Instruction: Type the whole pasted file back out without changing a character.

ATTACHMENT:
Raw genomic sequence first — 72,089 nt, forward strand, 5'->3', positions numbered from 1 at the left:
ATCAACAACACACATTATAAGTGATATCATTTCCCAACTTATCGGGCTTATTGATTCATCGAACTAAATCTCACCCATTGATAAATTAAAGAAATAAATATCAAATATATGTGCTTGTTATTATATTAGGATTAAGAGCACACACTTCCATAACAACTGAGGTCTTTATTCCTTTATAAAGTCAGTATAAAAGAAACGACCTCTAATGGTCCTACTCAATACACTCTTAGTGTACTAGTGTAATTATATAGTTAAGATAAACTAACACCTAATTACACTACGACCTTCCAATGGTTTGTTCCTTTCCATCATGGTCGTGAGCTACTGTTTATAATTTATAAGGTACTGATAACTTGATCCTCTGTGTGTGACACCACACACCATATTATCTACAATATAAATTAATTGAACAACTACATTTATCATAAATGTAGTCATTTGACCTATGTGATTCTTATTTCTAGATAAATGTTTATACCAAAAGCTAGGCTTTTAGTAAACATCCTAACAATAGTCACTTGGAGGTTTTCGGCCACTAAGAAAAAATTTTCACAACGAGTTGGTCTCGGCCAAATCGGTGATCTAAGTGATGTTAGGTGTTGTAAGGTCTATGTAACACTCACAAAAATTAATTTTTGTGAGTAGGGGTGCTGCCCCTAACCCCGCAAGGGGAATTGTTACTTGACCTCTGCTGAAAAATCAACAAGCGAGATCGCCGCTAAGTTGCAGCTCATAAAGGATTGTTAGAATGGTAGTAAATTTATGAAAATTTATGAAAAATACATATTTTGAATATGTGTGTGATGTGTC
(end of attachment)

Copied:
Raw genomic sequence first — 72,089 nt, forward strand, 5'->3', positions numbered from 1 at the left:
ATCAACAACACACATTATAAGTGATATCATTTCCCAACTTATCGGGCTTATTGATTCATCGAACTAAATCTCACCCATTGATAAATTAAAGAAATAAATATCAAATATATGTGCTTGTTATTATATTAGGATTAAGAGCACACACTTCCATAACAACTGAGGTCTTTATTCCTTTATAAAGTCAGTATAAAAGAAACGACCTCTAATGGTCCTACTCAATACACTCTTAGTGTACTAGTGTAATTATATAGTTAAGATAAACTAACACCTAATTACACTACGACCTTCCAATGGTTTGTTCCTTTCCATCATGGTCGTGAGCTACTGTTTATAATTTATAAGGTACTGATAACTTGATCCTCTGTGTGTGACACCACACACCATATTATCTACAATATAAATTAATTGAACAACTACATTTATCATAAATGTAGTCATTTGACCTATGTGATTCTTATTTCTAGATAAATGTTTATACCAAAAGCTAGGCTTTTAGTAAACATCCTAACAATAGTCACTTGGAGGTTTTCGGCCACTAAGAAAAAATTTTCACAACGAGTTGGTCTCGGCCAAATCGGTGATCTAAGTGATGTTAGGTGTTGTAAGGTCTATGTAACACTCACAAAAATTAATTTTTGTGAGTAGGGGTGCTGCCCCTAACCCCGCAAGGGGAATTGTTACTTGACCTCTGCTGAAAAATCAACAAGCGAGATCGCCGCTAAGTTGCAGCTCATAAAGGATTGTTAGAATGGTAGTAAATTTATGAAAATTTATGAAAAATACATATTTTGAATATGTGTGTGATGTGTC